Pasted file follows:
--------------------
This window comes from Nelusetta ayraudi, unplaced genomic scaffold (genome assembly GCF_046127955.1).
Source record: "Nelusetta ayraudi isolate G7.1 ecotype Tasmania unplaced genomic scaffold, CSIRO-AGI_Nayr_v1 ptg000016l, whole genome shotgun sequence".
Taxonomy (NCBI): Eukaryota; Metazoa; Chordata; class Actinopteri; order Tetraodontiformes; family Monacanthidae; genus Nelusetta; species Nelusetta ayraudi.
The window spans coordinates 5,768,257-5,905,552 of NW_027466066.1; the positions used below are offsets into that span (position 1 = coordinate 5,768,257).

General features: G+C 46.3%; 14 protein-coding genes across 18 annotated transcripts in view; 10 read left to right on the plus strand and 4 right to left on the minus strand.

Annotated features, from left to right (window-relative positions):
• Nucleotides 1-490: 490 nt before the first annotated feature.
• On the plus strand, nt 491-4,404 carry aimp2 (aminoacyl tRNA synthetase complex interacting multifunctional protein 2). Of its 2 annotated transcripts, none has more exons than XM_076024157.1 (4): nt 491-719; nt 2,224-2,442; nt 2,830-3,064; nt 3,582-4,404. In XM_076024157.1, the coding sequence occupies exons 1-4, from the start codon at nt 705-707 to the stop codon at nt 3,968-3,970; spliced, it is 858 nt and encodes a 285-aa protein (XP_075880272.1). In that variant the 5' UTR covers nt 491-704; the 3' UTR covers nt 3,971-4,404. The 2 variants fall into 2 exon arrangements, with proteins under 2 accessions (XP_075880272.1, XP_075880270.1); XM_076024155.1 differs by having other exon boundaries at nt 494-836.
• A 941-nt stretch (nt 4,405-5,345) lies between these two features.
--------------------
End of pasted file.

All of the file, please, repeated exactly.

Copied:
This window comes from Nelusetta ayraudi, unplaced genomic scaffold (genome assembly GCF_046127955.1).
Source record: "Nelusetta ayraudi isolate G7.1 ecotype Tasmania unplaced genomic scaffold, CSIRO-AGI_Nayr_v1 ptg000016l, whole genome shotgun sequence".
Taxonomy (NCBI): Eukaryota; Metazoa; Chordata; class Actinopteri; order Tetraodontiformes; family Monacanthidae; genus Nelusetta; species Nelusetta ayraudi.
The window spans coordinates 5,768,257-5,905,552 of NW_027466066.1; the positions used below are offsets into that span (position 1 = coordinate 5,768,257).

General features: G+C 46.3%; 14 protein-coding genes across 18 annotated transcripts in view; 10 read left to right on the plus strand and 4 right to left on the minus strand.

Annotated features, from left to right (window-relative positions):
• Nucleotides 1-490: 490 nt before the first annotated feature.
• On the plus strand, nt 491-4,404 carry aimp2 (aminoacyl tRNA synthetase complex interacting multifunctional protein 2). Of its 2 annotated transcripts, none has more exons than XM_076024157.1 (4): nt 491-719; nt 2,224-2,442; nt 2,830-3,064; nt 3,582-4,404. In XM_076024157.1, the coding sequence occupies exons 1-4, from the start codon at nt 705-707 to the stop codon at nt 3,968-3,970; spliced, it is 858 nt and encodes a 285-aa protein (XP_075880272.1). In that variant the 5' UTR covers nt 491-704; the 3' UTR covers nt 3,971-4,404. The 2 variants fall into 2 exon arrangements, with proteins under 2 accessions (XP_075880272.1, XP_075880270.1); XM_076024155.1 differs by having other exon boundaries at nt 494-836.
• A 941-nt stretch (nt 4,405-5,345) lies between these two features.